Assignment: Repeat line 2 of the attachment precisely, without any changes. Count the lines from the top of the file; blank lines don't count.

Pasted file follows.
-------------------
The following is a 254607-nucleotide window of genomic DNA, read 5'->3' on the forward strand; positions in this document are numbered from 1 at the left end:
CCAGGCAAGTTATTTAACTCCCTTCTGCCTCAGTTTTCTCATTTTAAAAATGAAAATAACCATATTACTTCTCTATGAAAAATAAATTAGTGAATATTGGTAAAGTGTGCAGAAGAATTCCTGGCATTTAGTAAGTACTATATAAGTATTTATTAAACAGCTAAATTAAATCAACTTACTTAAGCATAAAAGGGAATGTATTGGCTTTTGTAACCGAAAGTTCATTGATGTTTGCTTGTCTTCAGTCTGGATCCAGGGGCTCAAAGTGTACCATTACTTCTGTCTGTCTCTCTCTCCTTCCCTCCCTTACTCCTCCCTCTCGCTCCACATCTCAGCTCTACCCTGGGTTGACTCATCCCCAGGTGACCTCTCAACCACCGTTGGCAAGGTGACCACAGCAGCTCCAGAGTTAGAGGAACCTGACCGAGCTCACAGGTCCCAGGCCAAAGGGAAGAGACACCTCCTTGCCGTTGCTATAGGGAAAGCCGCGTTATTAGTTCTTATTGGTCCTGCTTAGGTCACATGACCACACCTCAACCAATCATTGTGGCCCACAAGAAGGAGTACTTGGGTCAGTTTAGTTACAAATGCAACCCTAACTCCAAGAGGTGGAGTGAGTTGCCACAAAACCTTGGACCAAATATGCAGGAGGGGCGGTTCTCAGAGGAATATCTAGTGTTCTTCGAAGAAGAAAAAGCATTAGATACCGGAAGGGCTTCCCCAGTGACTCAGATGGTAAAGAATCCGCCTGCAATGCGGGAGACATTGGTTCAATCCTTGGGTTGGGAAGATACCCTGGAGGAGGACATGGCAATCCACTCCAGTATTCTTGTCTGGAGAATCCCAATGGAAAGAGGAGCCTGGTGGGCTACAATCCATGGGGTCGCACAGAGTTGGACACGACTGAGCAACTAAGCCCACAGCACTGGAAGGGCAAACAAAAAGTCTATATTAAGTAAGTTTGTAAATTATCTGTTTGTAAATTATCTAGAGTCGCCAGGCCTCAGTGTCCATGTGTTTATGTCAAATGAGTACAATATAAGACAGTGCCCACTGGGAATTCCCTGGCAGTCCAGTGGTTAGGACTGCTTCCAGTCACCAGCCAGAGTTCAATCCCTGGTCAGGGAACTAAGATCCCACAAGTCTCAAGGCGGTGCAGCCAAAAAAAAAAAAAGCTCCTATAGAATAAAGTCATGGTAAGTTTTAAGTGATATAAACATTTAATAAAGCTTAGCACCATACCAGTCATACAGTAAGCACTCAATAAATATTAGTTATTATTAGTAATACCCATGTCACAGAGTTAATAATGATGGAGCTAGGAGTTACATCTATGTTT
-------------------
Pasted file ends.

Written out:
CCAGGCAAGTTATTTAACTCCCTTCTGCCTCAGTTTTCTCATTTTAAAAATGAAAATAACCATATTACTTCTCTATGAAAAATAAATTAGTGAATATTGGTAAAGTGTGCAGAAGAATTCCTGGCATTTAGTAAGTACTATATAAGTATTTATTAAACAGCTAAATTAAATCAACTTACTTAAGCATAAAAGGGAATGTATTGGCTTTTGTAACCGAAAGTTCATTGATGTTTGCTTGTCTTCAGTCTGGATCCAGGGGCTCAAAGTGTACCATTACTTCTGTCTGTCTCTCTCTCCTTCCCTCCCTTACTCCTCCCTCTCGCTCCACATCTCAGCTCTACCCTGGGTTGACTCATCCCCAGGTGACCTCTCAACCACCGTTGGCAAGGTGACCACAGCAGCTCCAGAGTTAGAGGAACCTGACCGAGCTCACAGGTCCCAGGCCAAAGGGAAGAGACACCTCCTTGCCGTTGCTATAGGGAAAGCCGCGTTATTAGTTCTTATTGGTCCTGCTTAGGTCACATGACCACACCTCAACCAATCATTGTGGCCCACAAGAAGGAGTACTTGGGTCAGTTTAGTTACAAATGCAACCCTAACTCCAAGAGGTGGAGTGAGTTGCCACAAAACCTTGGACCAAATATGCAGGAGGGGCGGTTCTCAGAGGAATATCTAGTGTTCTTCGAAGAAGAAAAAGCATTAGATACCGGAAGGGCTTCCCCAGTGACTCAGATGGTAAAGAATCCGCCTGCAATGCGGGAGACATTGGTTCAATCCTTGGGTTGGGAAGATACCCTGGAGGAGGACATGGCAATCCACTCCAGTATTCTTGTCTGGAGAATCCCAATGGAAAGAGGAGCCTGGTGGGCTACAATCCATGGGGTCGCACAGAGTTGGACACGACTGAGCAACTAAGCCCACAGCACTGGAAGGGCAAACAAAAAGTCTATATTAAGTAAGTTTGTAAATTATCTGTTTGTAAATTATCTAGAGTCGCCAGGCCTCAGTGTCCATGTGTTTATGTCAAATGAGTACAATATAAGACAGTGCCCACTGGGAATTCCCTGGCAGTCCAGTGGTTAGGACTGCTTCCAGTCACCAGCCAGAGTTCAATCCCTGGTCAGGGAACTAAGATCCCACAAGTCTCAAGGCGGTGCAGCCAAAAAAAAAAAAAGCTCCTATAGAATAAAGTCATGGTAAGTTTTAAGTGATATAAACATTTAATAAAGCTTAGCACCATACCAGTCATACAGTAAGCACTCAATAAATATTAGTTATTATTAGTAATACCCATGTCACAGAGTTAATAATGATGGAGCTAGGAGTTACATCTATGTTT